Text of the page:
Finite Element Modeling of Arachnid Slit sensilla-I. The Mechanical Significance of Different Slit Arrays

J Comp Physiol A Neuroethol Sens Neural Behav Physiol. 2007 Apr;193(4):445-59. doi: 10.1007/s00359-006-0201-y. Epub 2006 Dec 21.


Arachnid strain sensitive slit sensilla are elongated openings in the cuticle with aspect ratios (slit length l/slit width b) of up to 100. Planar Finite Element (FE) models are used to calculate the relative slit face displacements, Dc, at the centers of single slits and of arrangements of mechanically interacting slits under uni-axial compressive far-field loads. Our main objective is to quantitatively study the role of the following geometrical parameters in stimulus transformation: aspect ratio, slit shape, geometry of the slits' centerlines, load direction, lateral distance S, longitudinal shift lambda, and difference in slit length Deltal between neighboring slits. Slit face displacements are primarily sensitive to slit length and load direction but little affected by aspect ratios between 20 and 100. In stacks of five parallel slits at lateral distances typical of lyriform organs (S=0.03 l) the longitudinal shift lambda substantially influences slit compression. A change of lambda from 0 to 0.85 l causes changes of up to 420% in Dc. Even minor morphological variations in the arrangements can substantially influence the stimulus transformation. The site of transduction in real slit sensilla does not always coincide with the position of maximum slit compression predicted by simplified models.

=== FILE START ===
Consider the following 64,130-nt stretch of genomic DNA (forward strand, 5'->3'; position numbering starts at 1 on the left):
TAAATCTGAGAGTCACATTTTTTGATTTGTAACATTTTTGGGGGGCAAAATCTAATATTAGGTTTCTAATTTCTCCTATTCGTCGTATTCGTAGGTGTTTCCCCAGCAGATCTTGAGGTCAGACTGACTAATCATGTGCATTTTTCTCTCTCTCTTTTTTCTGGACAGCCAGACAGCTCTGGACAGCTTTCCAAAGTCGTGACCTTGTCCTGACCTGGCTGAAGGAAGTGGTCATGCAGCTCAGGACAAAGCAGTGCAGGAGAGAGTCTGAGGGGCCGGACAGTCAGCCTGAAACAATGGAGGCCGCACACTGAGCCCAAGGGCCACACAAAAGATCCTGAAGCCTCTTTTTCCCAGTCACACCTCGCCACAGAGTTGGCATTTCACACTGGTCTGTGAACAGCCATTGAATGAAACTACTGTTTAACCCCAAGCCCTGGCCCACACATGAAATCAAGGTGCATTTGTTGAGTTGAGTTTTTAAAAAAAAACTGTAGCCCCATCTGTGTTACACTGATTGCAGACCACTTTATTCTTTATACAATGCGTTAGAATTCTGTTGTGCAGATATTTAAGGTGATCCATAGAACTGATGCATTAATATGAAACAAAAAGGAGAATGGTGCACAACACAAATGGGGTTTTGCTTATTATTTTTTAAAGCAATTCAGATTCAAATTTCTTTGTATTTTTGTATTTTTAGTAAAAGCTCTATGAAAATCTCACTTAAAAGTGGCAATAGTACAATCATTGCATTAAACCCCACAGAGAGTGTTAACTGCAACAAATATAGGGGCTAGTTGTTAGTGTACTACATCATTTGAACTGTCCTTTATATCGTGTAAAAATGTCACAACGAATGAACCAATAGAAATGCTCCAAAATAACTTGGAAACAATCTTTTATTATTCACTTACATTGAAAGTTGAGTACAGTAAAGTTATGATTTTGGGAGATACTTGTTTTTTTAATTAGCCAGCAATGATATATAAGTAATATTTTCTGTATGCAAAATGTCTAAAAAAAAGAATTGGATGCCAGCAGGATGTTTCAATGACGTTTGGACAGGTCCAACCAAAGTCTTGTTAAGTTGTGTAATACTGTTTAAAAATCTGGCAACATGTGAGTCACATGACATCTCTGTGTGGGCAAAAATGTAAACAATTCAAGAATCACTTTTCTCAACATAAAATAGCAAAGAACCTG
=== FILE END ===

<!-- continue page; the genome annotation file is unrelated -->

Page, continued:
Publication types

  • Research Support, Non-U.S. Gov't

MeSH terms

  • Animals
  • Arachnida / physiology*
  • Arachnida / ultrastructure
  • Computer Simulation
  • Extremities / innervation
  • Extremities / physiology*
  • Finite Element Analysis
  • Mechanoreceptors / physiology*
  • Mechanoreceptors / ultrastructure
  • Mechanotransduction, Cellular / physiology*
  • Neurons, Afferent / physiology
  • Neurons, Afferent / ultrastructure
  • Spiders / physiology
  • Spiders / ultrastructure
  • Stress, Mechanical
  • Weight-Bearing / physiology